We train in our car park so we do a 30m fast run, turn around with a 30m all out sprint back to our exercise mat!

The sprint is useful as it’s short enough to actually build a different pace than the normal shuffle jogs people fall into.

TODAY’S FOOD

Thanks to Leanne for this veggie Feta salad meal: Not far off a 3 block zone meal

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DWF: Kate’s favourite and a nasty snatch session

The meal I’ll analyse today is my lovely Kate’s favourite meat which is roast lamb.

Voila

4 blocks of lamb, or 112g ( that’s the protein) , 3 blocks of potato (150g) and my hope that the odd bit of fat that I rubbed over the meat before roasting was about 4 x 1.5g . The zone diet assumes that all meat has some fat in it.

You’ll notice I’ve slung peas and green beans on my plate, but without really measuring them. I think “pile on the ( non starchy) veg”, but don’t let this take you away from measuring the more carb dense food!

POINTS TO NOTE: when you start to properly manage your weight 1) don’t hunt out weird exotic meals to make. Try and stick with stuff you know and can cook. 2) learn to portion control the important stuff. Dont obsess if you had too much spinach or 3 more fork fulls of cabbage! Learn to recognise the high calorie food. still include it! But manage it.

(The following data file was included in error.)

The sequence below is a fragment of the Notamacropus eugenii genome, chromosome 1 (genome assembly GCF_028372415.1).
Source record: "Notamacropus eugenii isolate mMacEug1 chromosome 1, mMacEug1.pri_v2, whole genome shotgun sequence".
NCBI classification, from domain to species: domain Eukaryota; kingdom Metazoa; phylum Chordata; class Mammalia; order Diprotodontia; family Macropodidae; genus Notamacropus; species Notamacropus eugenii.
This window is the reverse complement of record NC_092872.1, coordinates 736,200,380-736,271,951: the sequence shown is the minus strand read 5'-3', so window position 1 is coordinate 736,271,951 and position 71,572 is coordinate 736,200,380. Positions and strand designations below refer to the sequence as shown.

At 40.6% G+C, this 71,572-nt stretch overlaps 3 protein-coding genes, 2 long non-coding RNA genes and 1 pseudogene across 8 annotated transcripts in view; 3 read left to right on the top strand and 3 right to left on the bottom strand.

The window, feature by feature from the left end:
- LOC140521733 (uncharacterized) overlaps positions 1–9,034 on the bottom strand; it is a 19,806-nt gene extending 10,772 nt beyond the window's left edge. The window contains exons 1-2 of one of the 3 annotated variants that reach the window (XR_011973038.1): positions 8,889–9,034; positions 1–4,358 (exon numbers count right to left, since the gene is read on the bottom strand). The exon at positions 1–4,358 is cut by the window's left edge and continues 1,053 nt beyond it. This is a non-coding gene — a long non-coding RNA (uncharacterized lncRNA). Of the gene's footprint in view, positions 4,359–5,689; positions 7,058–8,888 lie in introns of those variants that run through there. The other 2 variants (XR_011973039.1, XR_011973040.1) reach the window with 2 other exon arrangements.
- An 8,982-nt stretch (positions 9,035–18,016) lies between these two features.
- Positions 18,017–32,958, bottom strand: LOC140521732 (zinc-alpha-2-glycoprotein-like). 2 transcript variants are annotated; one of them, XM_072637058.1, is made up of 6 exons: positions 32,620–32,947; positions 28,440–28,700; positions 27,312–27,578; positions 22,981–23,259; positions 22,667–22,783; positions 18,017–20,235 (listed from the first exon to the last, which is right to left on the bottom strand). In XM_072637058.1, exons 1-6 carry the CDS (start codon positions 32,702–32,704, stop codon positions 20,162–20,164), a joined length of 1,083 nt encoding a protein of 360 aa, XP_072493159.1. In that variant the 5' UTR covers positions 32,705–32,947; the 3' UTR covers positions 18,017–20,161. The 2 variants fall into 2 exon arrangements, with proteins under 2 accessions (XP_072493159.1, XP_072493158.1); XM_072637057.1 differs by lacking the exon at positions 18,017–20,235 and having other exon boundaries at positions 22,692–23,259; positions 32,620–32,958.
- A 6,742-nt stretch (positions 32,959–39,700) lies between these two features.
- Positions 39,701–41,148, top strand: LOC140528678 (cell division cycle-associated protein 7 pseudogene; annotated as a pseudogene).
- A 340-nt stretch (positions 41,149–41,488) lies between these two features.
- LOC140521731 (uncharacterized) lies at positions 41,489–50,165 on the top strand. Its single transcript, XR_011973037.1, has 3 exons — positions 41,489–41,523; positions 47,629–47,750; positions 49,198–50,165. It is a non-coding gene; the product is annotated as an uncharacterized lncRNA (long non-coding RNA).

Todays car park workout was an ‘up down ladder”

Mark out a 10m shuttle run, get a suitably nice, or nasty dumbbell to snatch

On the way up dumbbell snatches 2-20 (2, 4, 6) , on the way down shuttle runs 10-1(10, 9, 8)

Disgusting

Ewww!

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DWF: rest day

On this basic regime, its work for 3 days, rest on the 4th: ( btw DWF means “daily workout and food”)

Repeat.

I set the workouts based on the assumption that you have some dumbbells, a kettlebell and a slipping rope. Ideally you need to add dedicated strength workouts and gymnastics to your regime, but this workout aims to sling together enough elements to do a high intensity session. Often it’s the intensity of the session that will drive fitness results.

To be obvious , this regime doesn’t include pull ups, dips , olympic or power lifts, so it’s not a complete regime, but it gives your lower half, heart and lungs a time.

Each day, I try and give you some eating guidance based on the zone diet. Today, its some general information, a lazy cut and paste, about the zone diet (from the Crossfit Journal, issue 21)

“A block is a unit of measure used to simplify the process of making balanced meals.

7 grams of protein = 1block of protein 9 grams of carbohydrate = 1 block of carbohydrate 1.5 grams of fat = 1 block of fat (There is an assumption that there is about 1.5 grams of fat in each block of protein, so the total amount of fat needed per 1 block meal is 3 grams.)